LCQ14: Water quality of Victoria Harbour
Regarding improvement to the water quality of the Victoria Harbour, will the Government inform this Council:
(1) of the number of complaints received by the authorities in the past three years concerning the stenches emitted from the Victoria Harbour waters; the districts involved in such complaints; apart from the works to construct dry weather flow interceptors in Kowloon and Tsuen Wan and rehabilitate trunk sewers intended to be carried out, of the authorities' new measures to mitigate the impact of the stenches on the residents; and
(2) given that the authorities commenced a two-year consultancy study in early 2016 to ascertain the improvement measures required based on the specific causes of near shore pollution, of the details and progress of the study; when the authorities will publish the study report and whether they will conduct public consultation on the improvement measures?
(1) In the past three years, the Environmental Protection Department (EPD) received 51 complaint cases from members of the public about the odour nuisance of the Victoria Harbour waters, involving the districts of Wan Chai (one case), Yau Tsim Mong (29 cases), Kowloon City (seven cases) and Tsuen Wan (14 cases).
The Government has been taking actions and allocating resources to upgrade the sewage collection and treatment systems for improving the quality of coastal waters of the Victoria Harbour. With the phased implementation of the Harbour Area Treatment Scheme (HATS), the water quality of the Victoria Harbour has been significantly improved. With all the sewage in the Victoria Harbour catchment transported to the Stonecutters Island Sewage Treatment Works after the commissioning of HATS Stage 2A in December 2015, the water quality of Victoria Harbour has shown further improvement.
In the densely-populated coastal areas that have been developed for many years, the odour nuisance was caused by discharged wastewater that was not collected by the public sewers network, and wastewater and pollutants entered the Victoria Harbour through the storm drainage system. These residual discharges originated from various pollution sources, including misconnections of foul water pipes from buildings and public sewers to the storm drainage systems as well as road side pollutants entering into the storm drainage system. Apart from the proposed projects to construct dry weather flow interceptors and rehabilitate trunk sewers in West Kowloon and Tsuen Wan, the EPD has collaborated with other departments to implement the following measures to reduce near shore pollution:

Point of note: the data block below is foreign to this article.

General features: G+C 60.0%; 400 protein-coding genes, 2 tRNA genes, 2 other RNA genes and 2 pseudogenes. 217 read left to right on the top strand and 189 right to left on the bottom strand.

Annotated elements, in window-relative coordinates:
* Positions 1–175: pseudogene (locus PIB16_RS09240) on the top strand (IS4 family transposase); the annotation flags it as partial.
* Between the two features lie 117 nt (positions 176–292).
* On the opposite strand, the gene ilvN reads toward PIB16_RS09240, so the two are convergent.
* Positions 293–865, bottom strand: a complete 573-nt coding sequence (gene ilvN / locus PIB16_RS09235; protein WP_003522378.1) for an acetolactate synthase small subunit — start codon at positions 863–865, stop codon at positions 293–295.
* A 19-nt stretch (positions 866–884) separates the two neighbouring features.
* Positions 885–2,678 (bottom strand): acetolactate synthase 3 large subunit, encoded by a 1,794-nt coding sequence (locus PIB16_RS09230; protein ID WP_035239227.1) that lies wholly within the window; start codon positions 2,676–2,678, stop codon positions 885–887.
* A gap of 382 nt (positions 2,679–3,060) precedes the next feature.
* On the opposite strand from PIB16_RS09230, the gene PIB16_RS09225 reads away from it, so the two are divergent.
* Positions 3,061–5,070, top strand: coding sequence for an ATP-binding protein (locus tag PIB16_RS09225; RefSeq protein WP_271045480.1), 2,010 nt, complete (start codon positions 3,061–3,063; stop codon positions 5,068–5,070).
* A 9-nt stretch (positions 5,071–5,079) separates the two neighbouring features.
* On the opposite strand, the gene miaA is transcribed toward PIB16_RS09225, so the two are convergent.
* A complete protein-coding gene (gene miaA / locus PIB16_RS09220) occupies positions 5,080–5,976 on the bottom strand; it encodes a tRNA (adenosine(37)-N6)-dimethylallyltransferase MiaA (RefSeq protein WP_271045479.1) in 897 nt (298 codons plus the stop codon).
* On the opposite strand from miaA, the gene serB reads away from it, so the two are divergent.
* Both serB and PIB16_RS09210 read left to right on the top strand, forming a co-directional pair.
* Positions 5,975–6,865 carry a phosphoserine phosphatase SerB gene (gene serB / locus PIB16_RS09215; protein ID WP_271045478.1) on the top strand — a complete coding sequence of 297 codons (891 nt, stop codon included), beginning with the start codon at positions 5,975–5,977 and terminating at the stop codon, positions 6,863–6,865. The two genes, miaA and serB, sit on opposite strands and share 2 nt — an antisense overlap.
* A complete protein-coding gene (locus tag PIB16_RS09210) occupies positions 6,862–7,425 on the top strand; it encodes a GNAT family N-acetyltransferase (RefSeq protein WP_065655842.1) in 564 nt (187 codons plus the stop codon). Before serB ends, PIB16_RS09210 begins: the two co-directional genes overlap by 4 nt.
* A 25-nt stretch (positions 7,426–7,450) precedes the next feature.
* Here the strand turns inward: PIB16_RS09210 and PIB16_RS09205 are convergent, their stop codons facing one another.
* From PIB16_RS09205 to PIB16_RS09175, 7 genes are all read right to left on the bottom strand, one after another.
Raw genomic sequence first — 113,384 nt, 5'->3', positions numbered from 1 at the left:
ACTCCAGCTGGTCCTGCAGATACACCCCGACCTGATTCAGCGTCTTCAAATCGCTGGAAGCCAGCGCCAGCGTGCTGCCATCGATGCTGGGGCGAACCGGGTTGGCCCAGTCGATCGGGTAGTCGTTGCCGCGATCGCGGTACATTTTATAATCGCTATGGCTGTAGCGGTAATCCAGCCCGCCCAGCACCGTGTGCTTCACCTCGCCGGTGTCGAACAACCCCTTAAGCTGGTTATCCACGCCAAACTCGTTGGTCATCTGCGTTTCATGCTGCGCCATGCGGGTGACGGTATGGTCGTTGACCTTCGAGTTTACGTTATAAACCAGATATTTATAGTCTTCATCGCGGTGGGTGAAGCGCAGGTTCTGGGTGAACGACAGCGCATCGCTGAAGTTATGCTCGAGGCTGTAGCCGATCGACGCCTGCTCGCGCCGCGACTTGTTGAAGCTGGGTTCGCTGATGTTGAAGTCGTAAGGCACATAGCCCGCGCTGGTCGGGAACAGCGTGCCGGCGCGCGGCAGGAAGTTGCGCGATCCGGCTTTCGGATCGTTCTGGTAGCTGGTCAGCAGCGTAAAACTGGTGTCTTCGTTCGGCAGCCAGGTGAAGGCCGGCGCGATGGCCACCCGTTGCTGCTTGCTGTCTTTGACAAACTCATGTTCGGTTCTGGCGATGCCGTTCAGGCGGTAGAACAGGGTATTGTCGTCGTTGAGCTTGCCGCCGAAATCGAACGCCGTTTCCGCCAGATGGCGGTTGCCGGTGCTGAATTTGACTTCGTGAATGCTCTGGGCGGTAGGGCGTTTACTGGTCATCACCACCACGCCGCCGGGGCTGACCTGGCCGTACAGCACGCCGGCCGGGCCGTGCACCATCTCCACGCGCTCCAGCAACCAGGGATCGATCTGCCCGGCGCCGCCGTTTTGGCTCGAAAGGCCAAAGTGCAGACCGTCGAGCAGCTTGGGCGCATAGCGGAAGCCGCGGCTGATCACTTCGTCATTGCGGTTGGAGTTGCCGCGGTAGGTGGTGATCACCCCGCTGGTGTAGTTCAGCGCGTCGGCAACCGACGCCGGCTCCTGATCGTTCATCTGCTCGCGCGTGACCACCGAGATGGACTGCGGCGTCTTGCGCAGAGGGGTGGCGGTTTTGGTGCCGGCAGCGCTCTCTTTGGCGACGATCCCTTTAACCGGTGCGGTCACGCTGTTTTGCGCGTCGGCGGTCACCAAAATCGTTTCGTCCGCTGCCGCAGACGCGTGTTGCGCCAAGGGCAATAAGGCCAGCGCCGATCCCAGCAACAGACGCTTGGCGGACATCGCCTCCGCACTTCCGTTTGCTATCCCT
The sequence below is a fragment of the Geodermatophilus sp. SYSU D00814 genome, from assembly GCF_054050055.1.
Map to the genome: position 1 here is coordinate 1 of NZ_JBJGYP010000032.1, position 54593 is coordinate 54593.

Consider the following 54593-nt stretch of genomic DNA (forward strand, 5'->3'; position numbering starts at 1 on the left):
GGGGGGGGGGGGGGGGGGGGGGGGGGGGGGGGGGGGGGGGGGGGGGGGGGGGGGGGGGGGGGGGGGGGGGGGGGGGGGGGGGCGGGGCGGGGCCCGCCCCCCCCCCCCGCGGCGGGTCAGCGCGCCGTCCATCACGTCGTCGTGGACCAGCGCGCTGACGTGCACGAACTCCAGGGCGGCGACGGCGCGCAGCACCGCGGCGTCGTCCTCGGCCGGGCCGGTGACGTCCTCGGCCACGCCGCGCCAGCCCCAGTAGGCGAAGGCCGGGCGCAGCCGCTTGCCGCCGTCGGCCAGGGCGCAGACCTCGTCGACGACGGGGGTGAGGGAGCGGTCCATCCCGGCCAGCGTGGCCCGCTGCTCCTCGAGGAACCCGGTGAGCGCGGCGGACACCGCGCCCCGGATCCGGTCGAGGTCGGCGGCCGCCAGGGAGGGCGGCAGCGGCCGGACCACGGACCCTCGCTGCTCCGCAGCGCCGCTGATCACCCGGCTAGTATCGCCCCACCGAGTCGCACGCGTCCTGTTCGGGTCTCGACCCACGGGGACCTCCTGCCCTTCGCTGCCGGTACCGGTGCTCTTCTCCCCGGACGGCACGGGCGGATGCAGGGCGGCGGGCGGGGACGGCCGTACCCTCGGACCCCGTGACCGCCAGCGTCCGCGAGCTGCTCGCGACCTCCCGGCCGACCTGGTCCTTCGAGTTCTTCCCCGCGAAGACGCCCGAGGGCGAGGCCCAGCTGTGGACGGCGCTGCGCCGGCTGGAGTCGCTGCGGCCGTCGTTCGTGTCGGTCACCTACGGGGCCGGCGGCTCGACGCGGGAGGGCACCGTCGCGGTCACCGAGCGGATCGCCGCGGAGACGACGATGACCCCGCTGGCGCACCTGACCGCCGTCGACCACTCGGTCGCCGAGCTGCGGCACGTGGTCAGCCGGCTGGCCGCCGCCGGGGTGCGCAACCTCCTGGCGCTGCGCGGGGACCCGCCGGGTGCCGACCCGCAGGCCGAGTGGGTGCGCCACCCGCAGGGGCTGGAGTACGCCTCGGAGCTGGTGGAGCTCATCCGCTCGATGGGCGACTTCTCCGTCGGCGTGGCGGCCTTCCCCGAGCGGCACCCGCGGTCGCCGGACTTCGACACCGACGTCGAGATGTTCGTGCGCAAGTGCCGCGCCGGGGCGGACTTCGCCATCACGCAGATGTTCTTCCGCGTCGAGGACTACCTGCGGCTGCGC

(a) The EPD, the Buildings Department (BD) and the Drainage Services Department (DSD) jointly follow up and rectify the foul water pipe misconnection cases;
(b) The DSD carries out inspections, repair and clearing of sediments for the public sewers and storm drainage systems on a regular basis;
(c) The Food and Environmental Hygiene Department (FEHD) and the Highways Department provide routine rubbish clean-up services in public places and streets, as well as regular clearing of sediment in gully traps to reduce the amount of pollutants discharged into the storm drainage system and the subsequent near shore water quality and odour problems; and
(d) The Marine Department cleans up floating refuse and provides free refuse collection service for vessels on a daily basis to prevent potential odour generated by the marine refuse.
Regarding the control of wastewater discharge, the EPD prohibits the illegal discharge of sewage or pollutants under the Water Pollution Control Ordinance (Cap 358). The BD regulates the misconnections of foul water pipes in buildings under the Buildings Ordinance (Cap 123). The FEHD regulates the illegal discharge of wastewater to reduce pollutants from entering into the storm drainage system.
(2) To further enhancing the quality of coastal waters of Victoria Harbour, the EPD has commissioned a consultancy study in January 2016 to identify the specific causes of near shore pollution through evidence-based reviews and various analyses. The study will then identify targeted solutions through prevention at source and pollution control measures. The research team is now conducting a survey on near shore odour, water quality and source of pollution in relevant coastal districts. The survey is anticipated to complete by the end of 2017 with a view to finalise the preliminary research report by 2018. The EPD will report the study findings to the Legislative Council and consult the relevant District Councils and stakeholders on the improvement measures at an appropriate juncture. During the course of the study, relevant department will, subject to the availability of practical solution and resource, seek to address those identified pollution problems as quickly as possible without having to wait until the completion of the study.
Ends/Wednesday, April 26, 2017
Issued at HKT 15:45
Issued at HKT 15:45